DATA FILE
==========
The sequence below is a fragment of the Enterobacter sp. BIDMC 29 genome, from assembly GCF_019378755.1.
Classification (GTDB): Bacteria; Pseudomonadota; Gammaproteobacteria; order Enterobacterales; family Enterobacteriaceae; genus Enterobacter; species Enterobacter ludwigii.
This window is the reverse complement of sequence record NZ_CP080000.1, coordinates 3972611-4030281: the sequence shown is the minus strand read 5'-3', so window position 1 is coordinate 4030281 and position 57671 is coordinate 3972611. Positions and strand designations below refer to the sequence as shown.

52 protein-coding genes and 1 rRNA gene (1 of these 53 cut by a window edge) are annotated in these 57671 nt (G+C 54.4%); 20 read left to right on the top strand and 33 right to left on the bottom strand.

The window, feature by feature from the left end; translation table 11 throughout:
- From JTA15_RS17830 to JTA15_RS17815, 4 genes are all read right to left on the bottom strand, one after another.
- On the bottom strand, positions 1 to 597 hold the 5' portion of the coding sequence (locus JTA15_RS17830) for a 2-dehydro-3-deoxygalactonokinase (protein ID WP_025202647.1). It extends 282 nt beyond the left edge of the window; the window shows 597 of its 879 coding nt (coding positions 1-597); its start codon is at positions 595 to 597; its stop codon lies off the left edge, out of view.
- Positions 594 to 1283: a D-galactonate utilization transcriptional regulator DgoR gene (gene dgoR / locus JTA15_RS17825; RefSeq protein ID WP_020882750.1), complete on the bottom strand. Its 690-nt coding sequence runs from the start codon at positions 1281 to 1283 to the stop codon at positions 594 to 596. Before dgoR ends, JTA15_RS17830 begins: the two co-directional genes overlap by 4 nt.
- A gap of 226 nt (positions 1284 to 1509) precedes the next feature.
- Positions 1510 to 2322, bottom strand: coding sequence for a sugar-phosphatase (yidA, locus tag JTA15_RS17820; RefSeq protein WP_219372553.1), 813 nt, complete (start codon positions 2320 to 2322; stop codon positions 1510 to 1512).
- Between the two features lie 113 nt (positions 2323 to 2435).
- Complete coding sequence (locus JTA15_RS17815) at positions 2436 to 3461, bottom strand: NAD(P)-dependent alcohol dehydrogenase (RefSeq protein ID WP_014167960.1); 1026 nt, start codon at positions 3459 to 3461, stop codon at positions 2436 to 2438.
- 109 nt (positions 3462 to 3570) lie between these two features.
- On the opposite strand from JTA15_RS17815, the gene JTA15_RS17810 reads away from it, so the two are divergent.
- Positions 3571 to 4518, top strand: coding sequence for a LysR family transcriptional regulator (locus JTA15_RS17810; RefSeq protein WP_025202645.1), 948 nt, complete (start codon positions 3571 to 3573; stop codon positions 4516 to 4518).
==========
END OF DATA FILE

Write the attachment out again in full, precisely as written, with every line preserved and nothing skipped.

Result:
The sequence below is a fragment of the Enterobacter sp. BIDMC 29 genome, from assembly GCF_019378755.1.
Classification (GTDB): Bacteria; Pseudomonadota; Gammaproteobacteria; order Enterobacterales; family Enterobacteriaceae; genus Enterobacter; species Enterobacter ludwigii.
This window is the reverse complement of sequence record NZ_CP080000.1, coordinates 3972611-4030281: the sequence shown is the minus strand read 5'-3', so window position 1 is coordinate 4030281 and position 57671 is coordinate 3972611. Positions and strand designations below refer to the sequence as shown.

52 protein-coding genes and 1 rRNA gene (1 of these 53 cut by a window edge) are annotated in these 57671 nt (G+C 54.4%); 20 read left to right on the top strand and 33 right to left on the bottom strand.

The window, feature by feature from the left end; translation table 11 throughout:
- From JTA15_RS17830 to JTA15_RS17815, 4 genes are all read right to left on the bottom strand, one after another.
- On the bottom strand, positions 1 to 597 hold the 5' portion of the coding sequence (locus JTA15_RS17830) for a 2-dehydro-3-deoxygalactonokinase (protein ID WP_025202647.1). It extends 282 nt beyond the left edge of the window; the window shows 597 of its 879 coding nt (coding positions 1-597); its start codon is at positions 595 to 597; its stop codon lies off the left edge, out of view.
- Positions 594 to 1283: a D-galactonate utilization transcriptional regulator DgoR gene (gene dgoR / locus JTA15_RS17825; RefSeq protein ID WP_020882750.1), complete on the bottom strand. Its 690-nt coding sequence runs from the start codon at positions 1281 to 1283 to the stop codon at positions 594 to 596. Before dgoR ends, JTA15_RS17830 begins: the two co-directional genes overlap by 4 nt.
- A gap of 226 nt (positions 1284 to 1509) precedes the next feature.
- Positions 1510 to 2322, bottom strand: coding sequence for a sugar-phosphatase (yidA, locus tag JTA15_RS17820; RefSeq protein WP_219372553.1), 813 nt, complete (start codon positions 2320 to 2322; stop codon positions 1510 to 1512).
- Between the two features lie 113 nt (positions 2323 to 2435).
- Complete coding sequence (locus JTA15_RS17815) at positions 2436 to 3461, bottom strand: NAD(P)-dependent alcohol dehydrogenase (RefSeq protein ID WP_014167960.1); 1026 nt, start codon at positions 3459 to 3461, stop codon at positions 2436 to 2438.
- 109 nt (positions 3462 to 3570) lie between these two features.
- On the opposite strand from JTA15_RS17815, the gene JTA15_RS17810 reads away from it, so the two are divergent.
- Positions 3571 to 4518, top strand: coding sequence for a LysR family transcriptional regulator (locus JTA15_RS17810; RefSeq protein WP_025202645.1), 948 nt, complete (start codon positions 3571 to 3573; stop codon positions 4516 to 4518).